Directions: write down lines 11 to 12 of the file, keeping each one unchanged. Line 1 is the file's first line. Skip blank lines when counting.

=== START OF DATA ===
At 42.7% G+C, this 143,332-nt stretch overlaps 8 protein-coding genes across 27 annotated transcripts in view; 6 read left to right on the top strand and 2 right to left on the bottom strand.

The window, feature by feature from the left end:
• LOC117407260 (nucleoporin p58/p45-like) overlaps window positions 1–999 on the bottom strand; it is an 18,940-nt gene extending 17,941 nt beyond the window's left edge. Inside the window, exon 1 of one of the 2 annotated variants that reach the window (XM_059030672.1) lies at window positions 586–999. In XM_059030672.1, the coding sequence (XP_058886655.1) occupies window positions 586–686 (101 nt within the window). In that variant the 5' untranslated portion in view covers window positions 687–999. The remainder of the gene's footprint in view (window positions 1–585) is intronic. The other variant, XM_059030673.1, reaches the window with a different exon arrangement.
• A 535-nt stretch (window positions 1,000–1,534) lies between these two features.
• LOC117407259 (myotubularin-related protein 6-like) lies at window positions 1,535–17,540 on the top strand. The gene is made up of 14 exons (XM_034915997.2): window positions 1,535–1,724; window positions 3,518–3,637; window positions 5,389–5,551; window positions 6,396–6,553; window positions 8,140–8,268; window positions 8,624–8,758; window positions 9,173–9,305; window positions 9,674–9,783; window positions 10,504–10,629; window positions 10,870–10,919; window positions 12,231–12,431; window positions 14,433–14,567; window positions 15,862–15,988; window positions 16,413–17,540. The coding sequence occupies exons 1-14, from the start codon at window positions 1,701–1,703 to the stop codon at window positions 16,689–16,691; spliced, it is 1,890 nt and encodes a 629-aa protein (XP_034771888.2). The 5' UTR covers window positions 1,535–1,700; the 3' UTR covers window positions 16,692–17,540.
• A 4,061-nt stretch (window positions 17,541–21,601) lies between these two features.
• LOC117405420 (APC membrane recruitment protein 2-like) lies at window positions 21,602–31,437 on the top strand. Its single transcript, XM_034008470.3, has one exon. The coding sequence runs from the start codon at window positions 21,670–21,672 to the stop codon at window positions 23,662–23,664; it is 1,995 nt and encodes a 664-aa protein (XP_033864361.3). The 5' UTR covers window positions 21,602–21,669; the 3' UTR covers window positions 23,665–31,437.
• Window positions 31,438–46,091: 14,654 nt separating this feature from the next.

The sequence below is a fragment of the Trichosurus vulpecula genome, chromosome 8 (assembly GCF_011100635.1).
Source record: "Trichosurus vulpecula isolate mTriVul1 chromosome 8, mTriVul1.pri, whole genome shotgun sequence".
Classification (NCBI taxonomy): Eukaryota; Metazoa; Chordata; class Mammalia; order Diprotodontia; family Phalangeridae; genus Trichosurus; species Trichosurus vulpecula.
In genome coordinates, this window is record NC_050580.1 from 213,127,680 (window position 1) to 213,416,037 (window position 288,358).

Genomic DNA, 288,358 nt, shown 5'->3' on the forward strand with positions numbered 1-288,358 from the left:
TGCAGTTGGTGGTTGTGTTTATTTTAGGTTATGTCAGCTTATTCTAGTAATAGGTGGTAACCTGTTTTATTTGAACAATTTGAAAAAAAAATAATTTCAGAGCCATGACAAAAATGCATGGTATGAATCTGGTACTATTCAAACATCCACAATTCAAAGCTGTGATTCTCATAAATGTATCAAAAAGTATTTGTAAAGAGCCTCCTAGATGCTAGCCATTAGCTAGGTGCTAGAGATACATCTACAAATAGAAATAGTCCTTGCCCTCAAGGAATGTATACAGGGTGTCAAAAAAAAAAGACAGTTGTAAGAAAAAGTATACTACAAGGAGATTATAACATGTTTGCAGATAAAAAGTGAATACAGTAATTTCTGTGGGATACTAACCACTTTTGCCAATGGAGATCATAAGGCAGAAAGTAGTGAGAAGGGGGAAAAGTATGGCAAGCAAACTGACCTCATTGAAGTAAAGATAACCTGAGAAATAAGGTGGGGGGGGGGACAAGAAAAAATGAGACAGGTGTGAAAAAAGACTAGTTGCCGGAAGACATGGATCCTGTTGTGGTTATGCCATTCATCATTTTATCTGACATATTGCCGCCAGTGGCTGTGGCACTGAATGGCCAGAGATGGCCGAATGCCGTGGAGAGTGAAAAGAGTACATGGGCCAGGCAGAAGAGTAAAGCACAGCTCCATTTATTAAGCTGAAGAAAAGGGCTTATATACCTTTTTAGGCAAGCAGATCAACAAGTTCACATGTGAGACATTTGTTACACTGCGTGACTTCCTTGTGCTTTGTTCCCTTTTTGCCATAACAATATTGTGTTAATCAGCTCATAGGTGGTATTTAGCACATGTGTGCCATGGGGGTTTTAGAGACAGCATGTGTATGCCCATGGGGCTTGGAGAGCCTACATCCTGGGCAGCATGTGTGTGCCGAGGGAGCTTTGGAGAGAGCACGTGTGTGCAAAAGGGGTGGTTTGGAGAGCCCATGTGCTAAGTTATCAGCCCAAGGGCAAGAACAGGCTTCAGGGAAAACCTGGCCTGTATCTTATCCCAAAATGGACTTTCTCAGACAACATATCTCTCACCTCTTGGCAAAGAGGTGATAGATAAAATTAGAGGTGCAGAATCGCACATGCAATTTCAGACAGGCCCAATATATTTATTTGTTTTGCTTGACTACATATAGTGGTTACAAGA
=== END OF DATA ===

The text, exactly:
Classification (NCBI taxonomy): Eukaryota; Metazoa; Chordata; class Mammalia; order Diprotodontia; family Phalangeridae; genus Trichosurus; species Trichosurus vulpecula.
In genome coordinates, this window is record NC_050580.1 from 213,127,680 (window position 1) to 213,416,037 (window position 288,358).